This is a useful article here - fairly elaborate, but you can make things much simpler. I have stuck a sheet of squared vinyl (from SLEC) on my board to help with alignment.


Chris Bogle16/07/2017 19:26:39
18 forum posts
18 photos

I think I'll look at that for the next one Trevor. The pins are driving me nuts and I can't keep the extremely thin spacers and longerons flat, they keep jumping up!

I've managed to get the first side done. There are some bits not quite flush and bits sticking out but I'm hoping a bit of sandpaper will sort it out.

Not sure how to get the other side identical, scared to build it on top as it feels very fragile. Is it a silly idea to stick the 2nd set of longerons to the first side with a couple of dabs of glue to match the curves, then slice them off once I've got a couple of spacers holding them in position?


Edited By Chris Bogle on 16/07/2017 19:27:06

Edited By Chris Bogle on 16/07/2017 19:28:01

kc16/07/2017 19:46:22
6777 forum posts
174 photos

Frankly magnteic boards are not needed, although some use them.  Too expensive for me!  A piece of plasterbord is best for me.  I use tiny tabs made from wood and fixed with screws to fix 1/4 sq spars. See my photo.   Note the spacer part is exactly same thickness as the spar but is slightly sanded so a fraction undersize so it grips.  They are made in a strip and then sliced apart with a saw.

Spar Fixing

Putting the pins through at an angle and others at the opposite angle ( Like dovetails) helps. Otherwise use pins with large plastic heads ( Map pins) and put a pin either side instead of through. You could use drawing pins if that helps.

Wait for the first side to dry, then cover with very thin polythene and build the other side. The pins that were put either side then locate the second side too.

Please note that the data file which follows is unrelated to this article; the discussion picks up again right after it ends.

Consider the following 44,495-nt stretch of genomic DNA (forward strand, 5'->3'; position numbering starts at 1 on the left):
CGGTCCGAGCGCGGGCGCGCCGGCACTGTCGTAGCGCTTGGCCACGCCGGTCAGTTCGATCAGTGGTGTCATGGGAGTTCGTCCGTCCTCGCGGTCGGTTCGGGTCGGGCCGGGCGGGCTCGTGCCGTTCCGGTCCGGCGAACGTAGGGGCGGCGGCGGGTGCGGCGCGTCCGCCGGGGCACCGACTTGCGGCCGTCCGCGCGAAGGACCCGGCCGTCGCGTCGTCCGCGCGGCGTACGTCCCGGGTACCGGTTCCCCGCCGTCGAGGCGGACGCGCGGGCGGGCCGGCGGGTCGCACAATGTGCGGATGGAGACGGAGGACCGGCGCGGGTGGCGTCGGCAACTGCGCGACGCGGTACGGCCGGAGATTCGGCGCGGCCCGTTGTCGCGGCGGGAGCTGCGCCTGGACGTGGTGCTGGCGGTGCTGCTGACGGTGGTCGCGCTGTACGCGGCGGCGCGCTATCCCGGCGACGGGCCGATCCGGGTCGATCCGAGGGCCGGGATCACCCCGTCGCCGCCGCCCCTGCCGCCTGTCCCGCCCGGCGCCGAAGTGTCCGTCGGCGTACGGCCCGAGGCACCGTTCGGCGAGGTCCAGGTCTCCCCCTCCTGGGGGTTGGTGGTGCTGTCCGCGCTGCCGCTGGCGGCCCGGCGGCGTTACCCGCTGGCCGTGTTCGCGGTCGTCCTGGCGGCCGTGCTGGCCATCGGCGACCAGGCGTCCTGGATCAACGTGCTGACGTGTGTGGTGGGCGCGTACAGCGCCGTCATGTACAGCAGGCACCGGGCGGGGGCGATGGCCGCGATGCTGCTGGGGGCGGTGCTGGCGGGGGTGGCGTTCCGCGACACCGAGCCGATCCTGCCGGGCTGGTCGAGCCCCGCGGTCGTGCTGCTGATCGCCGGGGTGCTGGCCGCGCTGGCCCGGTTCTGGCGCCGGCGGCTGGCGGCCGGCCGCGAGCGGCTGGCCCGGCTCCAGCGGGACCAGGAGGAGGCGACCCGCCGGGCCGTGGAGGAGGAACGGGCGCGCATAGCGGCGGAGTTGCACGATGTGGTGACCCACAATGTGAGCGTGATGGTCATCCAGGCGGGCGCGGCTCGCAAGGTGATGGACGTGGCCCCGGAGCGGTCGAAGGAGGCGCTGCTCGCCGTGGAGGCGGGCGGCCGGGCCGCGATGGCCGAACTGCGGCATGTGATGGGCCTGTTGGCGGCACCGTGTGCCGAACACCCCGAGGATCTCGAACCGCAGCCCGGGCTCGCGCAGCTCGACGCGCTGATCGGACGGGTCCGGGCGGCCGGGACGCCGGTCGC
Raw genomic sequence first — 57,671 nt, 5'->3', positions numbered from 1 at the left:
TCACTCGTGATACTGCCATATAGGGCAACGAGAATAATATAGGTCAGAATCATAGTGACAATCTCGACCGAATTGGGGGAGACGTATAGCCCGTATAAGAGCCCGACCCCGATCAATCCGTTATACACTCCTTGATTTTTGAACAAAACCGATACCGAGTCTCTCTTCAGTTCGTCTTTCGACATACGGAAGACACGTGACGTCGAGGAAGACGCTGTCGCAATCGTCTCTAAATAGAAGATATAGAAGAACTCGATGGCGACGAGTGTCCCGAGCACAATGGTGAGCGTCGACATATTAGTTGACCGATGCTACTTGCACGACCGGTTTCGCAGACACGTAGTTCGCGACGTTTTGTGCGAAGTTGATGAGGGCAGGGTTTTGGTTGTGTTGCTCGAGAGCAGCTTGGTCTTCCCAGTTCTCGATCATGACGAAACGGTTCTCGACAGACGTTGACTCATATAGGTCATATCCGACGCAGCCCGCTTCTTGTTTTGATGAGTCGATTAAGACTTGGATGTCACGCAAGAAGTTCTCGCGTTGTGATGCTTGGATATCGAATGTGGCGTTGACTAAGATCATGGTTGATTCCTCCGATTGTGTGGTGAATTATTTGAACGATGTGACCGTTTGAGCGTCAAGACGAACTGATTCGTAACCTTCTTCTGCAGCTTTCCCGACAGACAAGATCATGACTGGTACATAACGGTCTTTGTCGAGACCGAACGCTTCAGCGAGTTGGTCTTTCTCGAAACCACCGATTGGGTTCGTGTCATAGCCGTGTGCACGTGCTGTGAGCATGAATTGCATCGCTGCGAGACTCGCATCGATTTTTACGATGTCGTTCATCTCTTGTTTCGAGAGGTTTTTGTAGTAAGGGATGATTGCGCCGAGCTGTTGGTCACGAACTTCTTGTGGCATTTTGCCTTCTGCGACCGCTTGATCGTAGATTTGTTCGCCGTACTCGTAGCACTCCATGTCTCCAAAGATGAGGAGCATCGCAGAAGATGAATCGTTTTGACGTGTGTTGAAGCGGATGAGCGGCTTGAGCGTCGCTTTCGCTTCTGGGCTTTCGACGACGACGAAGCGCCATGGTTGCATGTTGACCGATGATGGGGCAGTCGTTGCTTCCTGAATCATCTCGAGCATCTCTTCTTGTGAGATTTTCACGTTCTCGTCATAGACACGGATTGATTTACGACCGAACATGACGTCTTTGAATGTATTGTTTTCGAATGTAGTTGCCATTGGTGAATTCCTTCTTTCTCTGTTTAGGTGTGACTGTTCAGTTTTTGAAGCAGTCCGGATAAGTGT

Look at some of the building done by Tim Hooper to get an idea of how to use pins etc. Much else can be learnt from these builds even if you are not building such an advanced model.   Look at Peter Millers builds too for really practical advice.   The pins used by Tim are mentioned somewhere in his text - bought from Balsa Cabin I think.

Edited By kc on 16/07/2017 19:58:07

kevin b16/07/2017 22:21:48
1963 forum posts
173 photos

Hi Chris.

Graupner pins are what you want. They are thinner and stiffer than ordinary pins, plus they have large heads to grab hold of. Yes they are expensive, but it's not as if you throw them away once used.

Longerons I usually leave over long and pin the excess to prevent splitting, then trim when the glue is dry.

I don't subscribe to the "build the second side on top of the first" method. It does not automatically make the second identical to the first. If you build carefully, then you shouldn't have any problems with the second side using the plan.

Pm sent.

Edited By kevin b on 16/07/2017 22:30:38

Chris Bogle17/07/2017 11:58:37
18 forum posts
18 photos

Hey guys. Yes I'll be taking a trip to the model shop today to get some Graupner pins, thanks Kevin.